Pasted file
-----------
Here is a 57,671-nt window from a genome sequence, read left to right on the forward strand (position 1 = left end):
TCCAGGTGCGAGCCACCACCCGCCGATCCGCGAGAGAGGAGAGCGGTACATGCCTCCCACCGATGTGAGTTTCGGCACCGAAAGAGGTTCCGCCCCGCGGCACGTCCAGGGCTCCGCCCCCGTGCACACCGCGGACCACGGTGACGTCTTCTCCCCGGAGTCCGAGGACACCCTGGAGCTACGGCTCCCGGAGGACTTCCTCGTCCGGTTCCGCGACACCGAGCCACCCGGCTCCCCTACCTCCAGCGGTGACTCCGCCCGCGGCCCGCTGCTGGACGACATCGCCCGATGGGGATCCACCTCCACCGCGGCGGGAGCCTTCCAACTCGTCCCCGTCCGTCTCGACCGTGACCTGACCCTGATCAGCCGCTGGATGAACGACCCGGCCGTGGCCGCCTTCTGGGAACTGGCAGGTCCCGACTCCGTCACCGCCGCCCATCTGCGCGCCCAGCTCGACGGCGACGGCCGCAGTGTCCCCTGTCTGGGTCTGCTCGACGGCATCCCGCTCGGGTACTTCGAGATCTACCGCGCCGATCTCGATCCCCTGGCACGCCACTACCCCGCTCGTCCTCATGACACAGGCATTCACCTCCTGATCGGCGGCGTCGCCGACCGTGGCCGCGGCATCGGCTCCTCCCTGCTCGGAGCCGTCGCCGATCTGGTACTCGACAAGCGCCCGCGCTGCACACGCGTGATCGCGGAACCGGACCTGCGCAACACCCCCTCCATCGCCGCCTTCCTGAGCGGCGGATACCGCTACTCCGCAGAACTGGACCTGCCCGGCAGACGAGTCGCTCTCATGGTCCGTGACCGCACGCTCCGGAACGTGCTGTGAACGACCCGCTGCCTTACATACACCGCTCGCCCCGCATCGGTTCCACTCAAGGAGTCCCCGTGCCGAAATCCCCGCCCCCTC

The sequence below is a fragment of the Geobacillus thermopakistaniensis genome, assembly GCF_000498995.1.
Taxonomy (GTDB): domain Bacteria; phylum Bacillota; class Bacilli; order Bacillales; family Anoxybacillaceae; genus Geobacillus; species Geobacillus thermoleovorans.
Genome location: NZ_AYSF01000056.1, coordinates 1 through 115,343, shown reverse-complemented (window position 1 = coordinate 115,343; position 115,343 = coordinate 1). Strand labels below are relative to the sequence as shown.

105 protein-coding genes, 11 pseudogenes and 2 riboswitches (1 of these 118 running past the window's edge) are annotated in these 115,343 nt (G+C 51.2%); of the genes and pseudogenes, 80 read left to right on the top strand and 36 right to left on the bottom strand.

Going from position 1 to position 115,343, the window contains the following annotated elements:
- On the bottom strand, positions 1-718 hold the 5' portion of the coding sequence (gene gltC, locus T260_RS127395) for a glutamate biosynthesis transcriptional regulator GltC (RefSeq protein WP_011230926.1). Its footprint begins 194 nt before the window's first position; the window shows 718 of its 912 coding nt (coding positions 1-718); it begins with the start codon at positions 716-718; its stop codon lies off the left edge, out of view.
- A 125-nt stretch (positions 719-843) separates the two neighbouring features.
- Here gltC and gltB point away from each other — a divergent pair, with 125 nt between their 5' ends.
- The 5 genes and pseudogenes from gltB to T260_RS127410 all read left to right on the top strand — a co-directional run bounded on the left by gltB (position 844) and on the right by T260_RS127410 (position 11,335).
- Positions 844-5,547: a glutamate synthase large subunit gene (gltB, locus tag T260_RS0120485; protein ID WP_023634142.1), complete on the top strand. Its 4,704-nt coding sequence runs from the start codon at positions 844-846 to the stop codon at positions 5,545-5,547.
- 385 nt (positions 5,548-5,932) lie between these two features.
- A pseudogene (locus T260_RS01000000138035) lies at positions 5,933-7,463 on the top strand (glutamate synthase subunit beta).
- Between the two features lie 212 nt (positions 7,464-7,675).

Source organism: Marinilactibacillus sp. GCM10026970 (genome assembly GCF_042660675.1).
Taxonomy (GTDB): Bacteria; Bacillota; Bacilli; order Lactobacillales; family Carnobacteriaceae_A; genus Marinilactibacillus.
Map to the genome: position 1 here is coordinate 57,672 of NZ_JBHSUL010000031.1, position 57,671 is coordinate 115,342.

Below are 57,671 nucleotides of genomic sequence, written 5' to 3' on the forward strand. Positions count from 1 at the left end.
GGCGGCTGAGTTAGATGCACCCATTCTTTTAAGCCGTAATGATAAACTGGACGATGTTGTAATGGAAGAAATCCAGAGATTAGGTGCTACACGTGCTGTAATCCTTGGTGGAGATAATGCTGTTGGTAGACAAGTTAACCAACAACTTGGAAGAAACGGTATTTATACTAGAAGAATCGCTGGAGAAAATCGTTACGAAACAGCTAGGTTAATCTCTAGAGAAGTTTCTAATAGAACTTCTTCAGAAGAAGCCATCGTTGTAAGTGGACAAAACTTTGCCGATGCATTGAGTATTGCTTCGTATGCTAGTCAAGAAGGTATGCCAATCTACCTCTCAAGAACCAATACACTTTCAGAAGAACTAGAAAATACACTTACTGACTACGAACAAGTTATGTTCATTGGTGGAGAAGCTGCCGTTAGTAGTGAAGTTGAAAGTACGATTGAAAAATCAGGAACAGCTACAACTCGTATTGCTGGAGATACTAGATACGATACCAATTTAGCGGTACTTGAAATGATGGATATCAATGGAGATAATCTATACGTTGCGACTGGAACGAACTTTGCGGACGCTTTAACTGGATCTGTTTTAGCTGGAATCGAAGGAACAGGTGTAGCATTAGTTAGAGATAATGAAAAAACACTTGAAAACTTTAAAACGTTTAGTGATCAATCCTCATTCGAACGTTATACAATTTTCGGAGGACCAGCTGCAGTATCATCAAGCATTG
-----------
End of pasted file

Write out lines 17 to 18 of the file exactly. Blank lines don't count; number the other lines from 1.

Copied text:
Taxonomy (GTDB): Bacteria; Bacillota; Bacilli; order Lactobacillales; family Carnobacteriaceae_A; genus Marinilactibacillus.
Map to the genome: position 1 here is coordinate 57,672 of NZ_JBHSUL010000031.1, position 57,671 is coordinate 115,342.